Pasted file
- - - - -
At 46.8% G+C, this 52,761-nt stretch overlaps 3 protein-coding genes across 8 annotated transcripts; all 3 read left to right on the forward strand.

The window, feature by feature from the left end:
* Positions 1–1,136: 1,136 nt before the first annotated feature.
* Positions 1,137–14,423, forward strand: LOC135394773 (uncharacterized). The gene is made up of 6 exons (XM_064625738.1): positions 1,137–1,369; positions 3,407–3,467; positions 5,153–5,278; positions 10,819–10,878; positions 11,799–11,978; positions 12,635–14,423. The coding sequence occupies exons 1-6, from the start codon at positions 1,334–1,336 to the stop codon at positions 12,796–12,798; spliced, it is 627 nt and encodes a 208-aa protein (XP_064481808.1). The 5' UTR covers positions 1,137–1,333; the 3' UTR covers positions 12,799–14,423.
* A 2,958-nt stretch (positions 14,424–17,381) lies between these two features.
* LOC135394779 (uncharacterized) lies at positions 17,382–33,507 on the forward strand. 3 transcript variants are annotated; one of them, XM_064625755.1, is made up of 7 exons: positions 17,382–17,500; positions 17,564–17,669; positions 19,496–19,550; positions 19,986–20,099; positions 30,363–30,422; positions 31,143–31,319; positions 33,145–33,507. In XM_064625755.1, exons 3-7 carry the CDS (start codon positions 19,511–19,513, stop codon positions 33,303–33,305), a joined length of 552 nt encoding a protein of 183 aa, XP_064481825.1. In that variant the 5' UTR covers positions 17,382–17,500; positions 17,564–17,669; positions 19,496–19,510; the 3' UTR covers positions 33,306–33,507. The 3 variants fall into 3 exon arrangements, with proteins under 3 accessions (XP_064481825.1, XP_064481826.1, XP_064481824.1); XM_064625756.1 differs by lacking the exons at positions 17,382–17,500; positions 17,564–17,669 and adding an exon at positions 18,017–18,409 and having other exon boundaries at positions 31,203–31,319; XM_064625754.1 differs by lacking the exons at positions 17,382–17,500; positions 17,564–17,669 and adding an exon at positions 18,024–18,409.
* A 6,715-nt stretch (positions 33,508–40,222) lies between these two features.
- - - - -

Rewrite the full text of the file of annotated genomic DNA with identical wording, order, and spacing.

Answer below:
At 46.8% G+C, this 52,761-nt stretch overlaps 3 protein-coding genes across 8 annotated transcripts; all 3 read left to right on the forward strand.

The window, feature by feature from the left end:
* Positions 1–1,136: 1,136 nt before the first annotated feature.
* Positions 1,137–14,423, forward strand: LOC135394773 (uncharacterized). The gene is made up of 6 exons (XM_064625738.1): positions 1,137–1,369; positions 3,407–3,467; positions 5,153–5,278; positions 10,819–10,878; positions 11,799–11,978; positions 12,635–14,423. The coding sequence occupies exons 1-6, from the start codon at positions 1,334–1,336 to the stop codon at positions 12,796–12,798; spliced, it is 627 nt and encodes a 208-aa protein (XP_064481808.1). The 5' UTR covers positions 1,137–1,333; the 3' UTR covers positions 12,799–14,423.
* A 2,958-nt stretch (positions 14,424–17,381) lies between these two features.
* LOC135394779 (uncharacterized) lies at positions 17,382–33,507 on the forward strand. 3 transcript variants are annotated; one of them, XM_064625755.1, is made up of 7 exons: positions 17,382–17,500; positions 17,564–17,669; positions 19,496–19,550; positions 19,986–20,099; positions 30,363–30,422; positions 31,143–31,319; positions 33,145–33,507. In XM_064625755.1, exons 3-7 carry the CDS (start codon positions 19,511–19,513, stop codon positions 33,303–33,305), a joined length of 552 nt encoding a protein of 183 aa, XP_064481825.1. In that variant the 5' UTR covers positions 17,382–17,500; positions 17,564–17,669; positions 19,496–19,510; the 3' UTR covers positions 33,306–33,507. The 3 variants fall into 3 exon arrangements, with proteins under 3 accessions (XP_064481825.1, XP_064481826.1, XP_064481824.1); XM_064625756.1 differs by lacking the exons at positions 17,382–17,500; positions 17,564–17,669 and adding an exon at positions 18,017–18,409 and having other exon boundaries at positions 31,203–31,319; XM_064625754.1 differs by lacking the exons at positions 17,382–17,500; positions 17,564–17,669 and adding an exon at positions 18,024–18,409.
* A 6,715-nt stretch (positions 33,508–40,222) lies between these two features.